Special: Tennis faces less intense competition, coach says

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    The women’s tennis team is looking to break new ground in 2006 and take head coach Dave Borelli where he’s never been before during his tenure at TCU: a conference championship podium.”My goal is to try and win a conference championship,” Borelli said. “I haven’t won one here yet.”

    Even a Mountain West Conference victory would not fully satisfy Borelli, who won seven national championships at the University of Southern California before coming to TCU in 2002.

    “We’d also like to finish in the Top 16, the Sweet 16 … and host a regional,” Borelli said.

    Though the Frogs have had recent success under Borelli – they finished last season with a 21-5 record and a No. 19 national ranking – he said the squad might have a better chance this year than ever before.

    “We’re a pretty good team with a pretty deep squad,” Borelli said. “We’re still as good as we were last year, maybe better.”

    With such high preseason expectations surrounding the team, Borelli said TCU may already be in uncharted territory.

    “We’re in a position we’ve never really been in before, to do something great in the end,” Borelli said. “Our progress was fair in the offseason, now it comes down to the end of the year.”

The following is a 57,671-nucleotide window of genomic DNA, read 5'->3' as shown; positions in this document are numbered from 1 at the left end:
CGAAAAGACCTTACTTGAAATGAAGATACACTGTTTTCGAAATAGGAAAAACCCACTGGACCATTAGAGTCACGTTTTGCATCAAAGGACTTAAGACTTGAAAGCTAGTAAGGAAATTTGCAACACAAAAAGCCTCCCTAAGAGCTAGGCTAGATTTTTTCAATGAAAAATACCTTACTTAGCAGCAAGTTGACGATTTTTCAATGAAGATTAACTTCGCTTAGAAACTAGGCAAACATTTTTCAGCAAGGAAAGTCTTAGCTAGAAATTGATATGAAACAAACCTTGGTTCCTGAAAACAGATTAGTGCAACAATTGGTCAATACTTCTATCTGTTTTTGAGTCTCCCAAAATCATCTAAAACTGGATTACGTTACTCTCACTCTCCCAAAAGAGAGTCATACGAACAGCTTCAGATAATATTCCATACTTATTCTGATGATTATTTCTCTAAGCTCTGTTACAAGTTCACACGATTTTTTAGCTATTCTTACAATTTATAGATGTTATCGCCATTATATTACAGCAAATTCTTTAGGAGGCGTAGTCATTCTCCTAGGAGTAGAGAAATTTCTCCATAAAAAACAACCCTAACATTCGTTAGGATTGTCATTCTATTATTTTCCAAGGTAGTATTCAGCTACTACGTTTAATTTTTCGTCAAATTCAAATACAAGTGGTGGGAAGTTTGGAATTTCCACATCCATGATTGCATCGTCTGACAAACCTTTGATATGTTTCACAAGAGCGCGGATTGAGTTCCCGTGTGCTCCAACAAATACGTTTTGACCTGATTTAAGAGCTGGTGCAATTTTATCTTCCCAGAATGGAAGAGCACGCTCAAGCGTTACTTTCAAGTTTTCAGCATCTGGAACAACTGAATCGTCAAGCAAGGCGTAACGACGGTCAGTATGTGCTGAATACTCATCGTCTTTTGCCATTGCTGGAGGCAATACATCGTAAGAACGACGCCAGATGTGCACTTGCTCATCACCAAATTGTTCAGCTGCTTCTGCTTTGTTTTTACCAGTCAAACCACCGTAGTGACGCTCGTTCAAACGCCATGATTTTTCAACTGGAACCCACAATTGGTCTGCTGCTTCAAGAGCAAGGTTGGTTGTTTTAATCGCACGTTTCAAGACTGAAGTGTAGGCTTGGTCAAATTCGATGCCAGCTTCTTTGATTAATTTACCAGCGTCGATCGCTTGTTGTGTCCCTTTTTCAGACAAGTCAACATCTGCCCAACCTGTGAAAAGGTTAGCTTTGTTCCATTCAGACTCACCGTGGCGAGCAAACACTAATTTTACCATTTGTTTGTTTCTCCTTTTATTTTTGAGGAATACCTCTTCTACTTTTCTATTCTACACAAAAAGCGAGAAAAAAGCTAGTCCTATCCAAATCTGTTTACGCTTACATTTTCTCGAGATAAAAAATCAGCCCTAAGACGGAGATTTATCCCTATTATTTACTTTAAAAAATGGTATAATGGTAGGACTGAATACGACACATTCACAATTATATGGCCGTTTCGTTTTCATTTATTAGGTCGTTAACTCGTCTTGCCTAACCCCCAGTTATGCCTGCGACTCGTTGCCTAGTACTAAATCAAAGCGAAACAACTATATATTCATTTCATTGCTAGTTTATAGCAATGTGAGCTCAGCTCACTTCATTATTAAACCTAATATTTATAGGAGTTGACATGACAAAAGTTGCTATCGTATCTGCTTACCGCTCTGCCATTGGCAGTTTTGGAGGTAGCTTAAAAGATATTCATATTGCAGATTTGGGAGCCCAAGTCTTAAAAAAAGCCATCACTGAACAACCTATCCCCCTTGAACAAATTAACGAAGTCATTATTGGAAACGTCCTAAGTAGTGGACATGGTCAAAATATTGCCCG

One early stumbling block for the Frogs may prove to be the health of key players. Sophomore Nicole Leimbach has battled a stress fracture in her foot, and both junior Ana Cetnik and freshman Anna Sydorska are also dealing with nagging injury problems.

    Borelli said there’s no point in dwelling on the negatives of lingering injury.

    “It always is (a problem),” Borelli said. “It was last year. But everything evens out.”

    Despite the health issues, senior Helena Besovic said the team is still standing together.

    “I think we all work as a team,” Besovic said. “We’re all very important. Everyone works.”

    While several TCU sports teams are benefitting from an increased level of competition by moving to the MWC, Borelli said the transfer actually hurts the women in several ways.

    “It hurts us now, as we’re obligated to play a conference schedule,” Borelli said. “Now we’re on a travel budget.”

    Playing in the MWC certainly involves travel. For conference play alone, the team will have to fly to Utah, New Mexico and California.

    Borelli also said although the move is a good thing for the athletic program as a whole, the new conference lacks top-level, ranked tennis competition.

    “It’s really a two-team conference now, us versus BYU,” Borelli said. “That’s the one we have to beat. The bottom line is it cuts down on our ability to play better teams.”

    Borelli said while winning the conference will get a team to the NCAA tournament, players improve by playing high-level opponents.

    “It’s who you play,” Borelli said. “The only way to get better is to play the best.